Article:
This Africa Day, many will write eloquent speeches reciting what has been said. Many more will write erudite articles recounting what we have come to know. Still more will sing songs. I choose to say a prayer for Africa.
I say a prayer for mother Africa as a bruised body that continues to languish in pain, wounded in soul and in flesh, too deranged from its predicament of centuries to imagine its resurrection as a free body fully in charge of its destiny. I say a prayer to an Africa with a deep void in her, a hole in her very essence produced by years of her questioned legitimacy. I say a prayer for body Africa whose hands are tied to begging its abusers for acceptance and whose feet are strapped to keep her from walking to destiny.
It is to Africa that was insulted before it was assaulted that I pray for Africa because this produced docile mind before the body was dominated. It is body Africa that is emaciated from hunger though her garden has the richest land, the most precious plans, the most exquisite mineral resources, the cleanest air and the greatest variety of living organisms.
It is the body Africa that has been disfigured by tears that have rolled down for centuries leaving marks of visible anguish, masking the beauty of having produced every human being we know to exist on earth. I say a prayer to Africa of dreams that have been shattered by permanence of poverty, ubiquity of shame, omnipresence of external gaze, prevalent failure of postcolonial projects.
I say a prayer to mother Africa whose essence is nourishment of all her people, but with nourishing breasts having been captured to feed only the abusers, she watches many die of hunger. I say a prayer to body Africa whose soul is deemed unable to shine light on her history of accomplishment because of the history of scandalisation.
I say a prayer for Africa whose eyes are too dim from the smokes of fires others burned and smog her own sons and daughters spread over face in utter self-hate. I say a prayer to Africa whose offspring continues to suffer the scourge of anti-black racism in the Atlantic World, across the Mediterranean Sea and everywhere black faces of her children appear.
I say a prayer for Africa that continues to languish in pain over Baltimoore, Marikana and Bujumbura. A body Africa that has known the scourges of malaria, yellow fever and meningitis; diabetes and hypertension; stress and distress due to internal neglect and infestation of her environment with the ills of global progress.
I say a prayer to Africa waiting to exhale, waiting to find a moment to breath out of suffocation by external forces working with internal collaborators against her very existence as a living body.
I say a prayer for Africa of dreams and vision; of poetry and drama, of literature and orature, materiality and spirituality, of grandeur in humility, of abantu of ubuntu.
I pray for a running Africa, full in charge of her destination; an Africa that prances about like a deer in the midst of plenty. I say a prayer for Africa of possibilities, of openings and of sparkling horizons of the possible.
I say a prayer for a smiling body Africa, finally at peace with herself, after reparations and apologies, and recommitment by her peoples all over the world, vowing never again to curse her and humanity that she birthed.
I say a loud prayer for Africa pregnant with a new humanity, a people fully committed to do unto others only that which they would want done to them: blessings of peace, joy, happiness, well being, living fully.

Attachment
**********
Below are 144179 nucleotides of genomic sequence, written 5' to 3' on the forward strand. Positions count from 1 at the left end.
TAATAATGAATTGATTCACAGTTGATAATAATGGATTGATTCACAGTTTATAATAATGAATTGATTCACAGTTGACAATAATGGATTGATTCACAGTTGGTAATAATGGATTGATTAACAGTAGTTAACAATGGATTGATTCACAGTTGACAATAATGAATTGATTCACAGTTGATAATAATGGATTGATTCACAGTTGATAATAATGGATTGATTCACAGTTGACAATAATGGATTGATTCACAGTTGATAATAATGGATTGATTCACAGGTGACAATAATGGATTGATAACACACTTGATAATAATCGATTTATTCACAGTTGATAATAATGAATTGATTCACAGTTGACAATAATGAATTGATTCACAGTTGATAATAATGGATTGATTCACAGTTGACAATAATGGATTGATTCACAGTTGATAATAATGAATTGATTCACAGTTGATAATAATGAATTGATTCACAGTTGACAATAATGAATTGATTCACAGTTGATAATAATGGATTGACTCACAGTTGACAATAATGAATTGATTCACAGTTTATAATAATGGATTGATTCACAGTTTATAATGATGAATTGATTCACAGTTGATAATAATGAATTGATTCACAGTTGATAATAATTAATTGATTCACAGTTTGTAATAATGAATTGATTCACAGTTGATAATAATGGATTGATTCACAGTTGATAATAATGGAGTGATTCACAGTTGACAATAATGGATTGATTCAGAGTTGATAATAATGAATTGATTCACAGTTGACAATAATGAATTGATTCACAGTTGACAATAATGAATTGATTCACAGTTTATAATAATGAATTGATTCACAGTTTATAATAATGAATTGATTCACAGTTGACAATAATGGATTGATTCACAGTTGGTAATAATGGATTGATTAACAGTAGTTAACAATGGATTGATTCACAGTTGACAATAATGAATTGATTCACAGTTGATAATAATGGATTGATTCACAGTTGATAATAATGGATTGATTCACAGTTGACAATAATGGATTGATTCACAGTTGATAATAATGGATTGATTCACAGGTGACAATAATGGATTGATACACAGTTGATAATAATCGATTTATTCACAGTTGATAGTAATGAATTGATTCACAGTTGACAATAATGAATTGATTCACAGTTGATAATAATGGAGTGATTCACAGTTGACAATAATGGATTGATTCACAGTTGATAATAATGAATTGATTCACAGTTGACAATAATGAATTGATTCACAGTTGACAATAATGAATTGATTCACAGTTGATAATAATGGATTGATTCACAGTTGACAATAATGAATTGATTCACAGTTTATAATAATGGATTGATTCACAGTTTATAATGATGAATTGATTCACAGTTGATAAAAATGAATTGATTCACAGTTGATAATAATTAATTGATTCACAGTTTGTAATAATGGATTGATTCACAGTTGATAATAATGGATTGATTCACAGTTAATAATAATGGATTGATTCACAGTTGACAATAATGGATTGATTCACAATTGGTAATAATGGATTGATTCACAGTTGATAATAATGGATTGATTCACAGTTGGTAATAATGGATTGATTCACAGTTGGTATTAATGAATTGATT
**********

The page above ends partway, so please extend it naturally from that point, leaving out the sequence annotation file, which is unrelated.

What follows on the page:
I say a prayer because I am emboweled in body Africa of pain, shame and disillusionment. I need the prayer for my own renaissance, rebirth in word and spirit.
I say: Let her hands be trained again to build successful economies and societies. Let her head be clear again to think about the future we need well into the next 1000 years.
Let her throat clear of curses and insults thrown down her esophagus so she can speak herself clearly about whither from here. Let her heart heal from the bruises caused by enemies and her own people who have disappointed her many times.
Let her feet be trained to walk into a destiny that places her in the centre of futures of a truly diverse world of equals in place of current invented universe of others, that require her to beg for mere existence in it. Let her tummy be filled with the good of her garden long plundered by others in cahoots with the lost among her own people out of sheer greed. Let her ears hearken to the voice inside so she can be a new civilisation Prixley Ka Seme proclaimed in 1906.
Let her arms embrace again all her children including those who colonised, demonised and scandalized her after forgetting that she is the mother of all peoples, helping to re-humanise the monsters who brutalised her black child, the lost that misgoverned independence and the victims of all this.
Let her be a cradle again for the new human that the birth of a new, better and livable world needs. Let those who were forcibly moved across oceans, those who today brave the rough Mediterranean Sea in search of greener pastures rise together with mother Africa as she shakes the shackles, brushes off the ashes, caresses her scars in order to rebecome.
God bless Africa, its sons and daughters. Let Africa rebecome, rebirth its purpose, recover its potential, rejuvenate its energy, retool her hands for work, rearm for her defence and re-member the membered mangles of her pierced body. Africa will rise again!
© Siphamandla Zondi, Executive Director, Institute for Global Dialogue associated with Unisa. Lecturer at Thabo Mbeki African Leadership Institute.